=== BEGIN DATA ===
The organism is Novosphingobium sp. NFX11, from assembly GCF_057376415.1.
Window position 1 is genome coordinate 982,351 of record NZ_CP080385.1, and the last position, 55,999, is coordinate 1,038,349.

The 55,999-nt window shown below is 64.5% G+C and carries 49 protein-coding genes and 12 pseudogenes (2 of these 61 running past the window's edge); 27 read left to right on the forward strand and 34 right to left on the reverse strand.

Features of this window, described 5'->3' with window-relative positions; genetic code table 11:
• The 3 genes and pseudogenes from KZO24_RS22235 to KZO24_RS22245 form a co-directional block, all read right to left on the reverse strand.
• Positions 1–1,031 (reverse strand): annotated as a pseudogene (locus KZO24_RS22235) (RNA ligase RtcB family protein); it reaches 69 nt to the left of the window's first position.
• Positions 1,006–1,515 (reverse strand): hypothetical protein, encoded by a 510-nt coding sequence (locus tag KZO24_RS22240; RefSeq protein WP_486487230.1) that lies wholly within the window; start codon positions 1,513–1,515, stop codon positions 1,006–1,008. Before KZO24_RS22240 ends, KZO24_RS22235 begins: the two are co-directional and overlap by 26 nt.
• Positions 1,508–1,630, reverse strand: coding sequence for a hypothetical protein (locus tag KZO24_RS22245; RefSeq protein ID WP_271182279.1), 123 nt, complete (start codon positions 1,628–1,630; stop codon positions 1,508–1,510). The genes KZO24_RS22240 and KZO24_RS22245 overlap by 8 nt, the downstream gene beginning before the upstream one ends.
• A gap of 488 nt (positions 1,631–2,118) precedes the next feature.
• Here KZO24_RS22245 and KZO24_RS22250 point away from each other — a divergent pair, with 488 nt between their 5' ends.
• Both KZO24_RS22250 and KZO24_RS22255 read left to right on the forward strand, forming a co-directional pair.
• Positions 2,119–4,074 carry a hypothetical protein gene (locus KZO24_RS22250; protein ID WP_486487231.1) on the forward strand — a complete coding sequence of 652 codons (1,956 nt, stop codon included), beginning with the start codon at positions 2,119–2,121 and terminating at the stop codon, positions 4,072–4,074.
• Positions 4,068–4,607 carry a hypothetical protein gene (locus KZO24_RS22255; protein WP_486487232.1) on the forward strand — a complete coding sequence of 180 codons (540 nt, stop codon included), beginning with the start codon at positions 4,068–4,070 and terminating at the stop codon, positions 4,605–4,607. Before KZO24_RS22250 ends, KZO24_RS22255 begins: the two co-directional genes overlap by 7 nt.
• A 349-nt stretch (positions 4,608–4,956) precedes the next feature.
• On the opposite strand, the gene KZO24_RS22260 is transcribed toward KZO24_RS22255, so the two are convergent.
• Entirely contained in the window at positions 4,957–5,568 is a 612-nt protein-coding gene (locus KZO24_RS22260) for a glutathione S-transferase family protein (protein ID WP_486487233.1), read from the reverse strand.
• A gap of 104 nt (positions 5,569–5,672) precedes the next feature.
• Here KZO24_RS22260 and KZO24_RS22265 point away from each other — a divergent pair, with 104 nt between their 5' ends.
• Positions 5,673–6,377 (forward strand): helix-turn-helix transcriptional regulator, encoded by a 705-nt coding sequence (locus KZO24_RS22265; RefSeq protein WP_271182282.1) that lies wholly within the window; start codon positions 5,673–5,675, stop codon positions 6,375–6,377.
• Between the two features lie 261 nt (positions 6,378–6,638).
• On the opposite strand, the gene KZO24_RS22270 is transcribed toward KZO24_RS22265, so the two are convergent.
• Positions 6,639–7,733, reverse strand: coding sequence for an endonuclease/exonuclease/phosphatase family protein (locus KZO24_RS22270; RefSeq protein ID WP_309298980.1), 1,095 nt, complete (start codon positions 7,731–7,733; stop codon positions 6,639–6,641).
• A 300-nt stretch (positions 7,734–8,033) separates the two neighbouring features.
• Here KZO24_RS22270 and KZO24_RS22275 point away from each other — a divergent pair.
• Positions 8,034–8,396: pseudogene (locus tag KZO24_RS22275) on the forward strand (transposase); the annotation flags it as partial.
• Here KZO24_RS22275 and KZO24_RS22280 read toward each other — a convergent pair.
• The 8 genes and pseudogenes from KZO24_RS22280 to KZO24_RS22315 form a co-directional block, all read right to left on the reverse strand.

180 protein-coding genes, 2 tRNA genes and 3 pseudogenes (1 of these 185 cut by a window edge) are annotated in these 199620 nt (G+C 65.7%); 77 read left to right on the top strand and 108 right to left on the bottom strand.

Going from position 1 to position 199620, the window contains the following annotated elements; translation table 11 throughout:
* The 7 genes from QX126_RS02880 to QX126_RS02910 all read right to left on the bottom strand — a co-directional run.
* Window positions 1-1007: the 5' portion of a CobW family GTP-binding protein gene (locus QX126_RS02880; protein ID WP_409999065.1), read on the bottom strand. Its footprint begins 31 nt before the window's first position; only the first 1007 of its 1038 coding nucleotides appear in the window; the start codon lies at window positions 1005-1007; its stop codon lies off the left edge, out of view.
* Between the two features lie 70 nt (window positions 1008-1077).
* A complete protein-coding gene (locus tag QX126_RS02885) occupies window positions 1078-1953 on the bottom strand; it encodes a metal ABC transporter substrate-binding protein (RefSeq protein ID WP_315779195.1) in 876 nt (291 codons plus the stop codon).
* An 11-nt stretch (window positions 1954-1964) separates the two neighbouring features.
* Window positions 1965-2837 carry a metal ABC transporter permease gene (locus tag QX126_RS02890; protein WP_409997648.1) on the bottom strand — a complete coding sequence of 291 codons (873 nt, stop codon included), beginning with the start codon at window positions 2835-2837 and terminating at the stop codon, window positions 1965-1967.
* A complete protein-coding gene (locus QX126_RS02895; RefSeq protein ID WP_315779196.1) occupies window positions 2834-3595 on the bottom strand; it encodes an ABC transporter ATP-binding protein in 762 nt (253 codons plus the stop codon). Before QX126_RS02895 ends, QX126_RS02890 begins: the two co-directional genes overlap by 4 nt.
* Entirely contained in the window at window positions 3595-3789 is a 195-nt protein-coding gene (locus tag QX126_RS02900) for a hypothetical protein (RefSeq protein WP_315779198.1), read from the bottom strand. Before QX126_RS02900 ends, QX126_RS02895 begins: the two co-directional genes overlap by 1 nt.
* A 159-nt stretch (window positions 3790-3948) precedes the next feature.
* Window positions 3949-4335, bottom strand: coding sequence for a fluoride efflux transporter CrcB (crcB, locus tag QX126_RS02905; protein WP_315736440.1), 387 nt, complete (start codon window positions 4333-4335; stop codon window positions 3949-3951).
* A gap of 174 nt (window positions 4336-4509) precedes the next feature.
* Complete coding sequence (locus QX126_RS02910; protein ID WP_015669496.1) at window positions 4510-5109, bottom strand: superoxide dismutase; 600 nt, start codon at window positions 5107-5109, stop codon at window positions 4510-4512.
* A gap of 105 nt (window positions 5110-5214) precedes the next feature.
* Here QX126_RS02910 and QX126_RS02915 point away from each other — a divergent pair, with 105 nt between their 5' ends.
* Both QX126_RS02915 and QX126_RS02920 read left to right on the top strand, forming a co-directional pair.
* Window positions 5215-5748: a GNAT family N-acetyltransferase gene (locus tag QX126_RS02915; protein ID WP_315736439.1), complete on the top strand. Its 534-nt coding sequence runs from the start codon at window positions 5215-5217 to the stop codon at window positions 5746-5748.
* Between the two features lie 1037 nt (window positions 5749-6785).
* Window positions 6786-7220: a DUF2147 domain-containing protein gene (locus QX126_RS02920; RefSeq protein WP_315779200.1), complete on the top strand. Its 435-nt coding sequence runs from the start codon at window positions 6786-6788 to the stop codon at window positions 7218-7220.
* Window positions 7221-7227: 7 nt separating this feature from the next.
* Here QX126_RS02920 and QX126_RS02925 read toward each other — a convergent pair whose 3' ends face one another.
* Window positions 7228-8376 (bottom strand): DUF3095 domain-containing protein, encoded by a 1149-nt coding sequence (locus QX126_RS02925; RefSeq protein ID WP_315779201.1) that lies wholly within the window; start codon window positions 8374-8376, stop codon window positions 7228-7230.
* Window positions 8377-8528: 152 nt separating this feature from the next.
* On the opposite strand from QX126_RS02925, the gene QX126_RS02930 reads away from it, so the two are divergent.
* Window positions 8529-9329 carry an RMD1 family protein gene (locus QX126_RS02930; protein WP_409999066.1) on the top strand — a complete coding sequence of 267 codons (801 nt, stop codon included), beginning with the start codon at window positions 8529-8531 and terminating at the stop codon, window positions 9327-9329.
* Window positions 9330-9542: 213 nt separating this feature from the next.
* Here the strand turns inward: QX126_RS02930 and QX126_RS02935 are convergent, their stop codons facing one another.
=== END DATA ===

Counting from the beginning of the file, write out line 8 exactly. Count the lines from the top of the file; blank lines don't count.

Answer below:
• Positions 1,508–1,630, reverse strand: coding sequence for a hypothetical protein (locus tag KZO24_RS22245; RefSeq protein ID WP_271182279.1), 123 nt, complete (start codon positions 1,628–1,630; stop codon positions 1,508–1,510). The genes KZO24_RS22240 and KZO24_RS22245 overlap by 8 nt, the downstream gene beginning before the upstream one ends.